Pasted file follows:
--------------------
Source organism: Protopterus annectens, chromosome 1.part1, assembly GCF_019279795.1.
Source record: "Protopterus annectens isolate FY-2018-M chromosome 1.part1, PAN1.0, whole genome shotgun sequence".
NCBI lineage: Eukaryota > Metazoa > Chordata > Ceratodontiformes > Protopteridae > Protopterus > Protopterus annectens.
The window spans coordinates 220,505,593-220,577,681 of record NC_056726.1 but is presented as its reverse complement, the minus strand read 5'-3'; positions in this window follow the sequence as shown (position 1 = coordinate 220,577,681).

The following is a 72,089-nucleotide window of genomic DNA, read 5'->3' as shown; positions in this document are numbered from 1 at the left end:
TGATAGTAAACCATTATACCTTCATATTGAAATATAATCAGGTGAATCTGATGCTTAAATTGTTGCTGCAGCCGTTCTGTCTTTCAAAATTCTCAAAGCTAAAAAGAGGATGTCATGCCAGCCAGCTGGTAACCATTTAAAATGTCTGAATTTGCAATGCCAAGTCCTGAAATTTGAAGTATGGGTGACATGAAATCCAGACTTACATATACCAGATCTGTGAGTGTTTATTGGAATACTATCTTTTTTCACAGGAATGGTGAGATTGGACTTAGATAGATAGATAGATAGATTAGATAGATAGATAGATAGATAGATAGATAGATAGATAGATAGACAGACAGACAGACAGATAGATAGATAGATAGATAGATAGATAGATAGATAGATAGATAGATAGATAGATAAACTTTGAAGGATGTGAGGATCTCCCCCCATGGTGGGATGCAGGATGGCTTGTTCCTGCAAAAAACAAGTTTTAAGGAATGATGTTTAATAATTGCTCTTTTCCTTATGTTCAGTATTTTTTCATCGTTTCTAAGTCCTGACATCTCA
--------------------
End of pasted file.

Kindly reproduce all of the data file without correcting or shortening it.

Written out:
Source organism: Protopterus annectens, chromosome 1.part1, assembly GCF_019279795.1.
Source record: "Protopterus annectens isolate FY-2018-M chromosome 1.part1, PAN1.0, whole genome shotgun sequence".
NCBI lineage: Eukaryota > Metazoa > Chordata > Ceratodontiformes > Protopteridae > Protopterus > Protopterus annectens.
The window spans coordinates 220,505,593-220,577,681 of record NC_056726.1 but is presented as its reverse complement, the minus strand read 5'-3'; positions in this window follow the sequence as shown (position 1 = coordinate 220,577,681).

The following is a 72,089-nucleotide window of genomic DNA, read 5'->3' as shown; positions in this document are numbered from 1 at the left end:
TGATAGTAAACCATTATACCTTCATATTGAAATATAATCAGGTGAATCTGATGCTTAAATTGTTGCTGCAGCCGTTCTGTCTTTCAAAATTCTCAAAGCTAAAAAGAGGATGTCATGCCAGCCAGCTGGTAACCATTTAAAATGTCTGAATTTGCAATGCCAAGTCCTGAAATTTGAAGTATGGGTGACATGAAATCCAGACTTACATATACCAGATCTGTGAGTGTTTATTGGAATACTATCTTTTTTCACAGGAATGGTGAGATTGGACTTAGATAGATAGATAGATAGATTAGATAGATAGATAGATAGATAGATAGATAGATAGATAGATAGACAGACAGACAGACAGATAGATAGATAGATAGATAGATAGATAGATAGATAGATAGATAGATAGATAGATAAACTTTGAAGGATGTGAGGATCTCCCCCCATGGTGGGATGCAGGATGGCTTGTTCCTGCAAAAAACAAGTTTTAAGGAATGATGTTTAATAATTGCTCTTTTCCTTATGTTCAGTATTTTTTCATCGTTTCTAAGTCCTGACATCTCA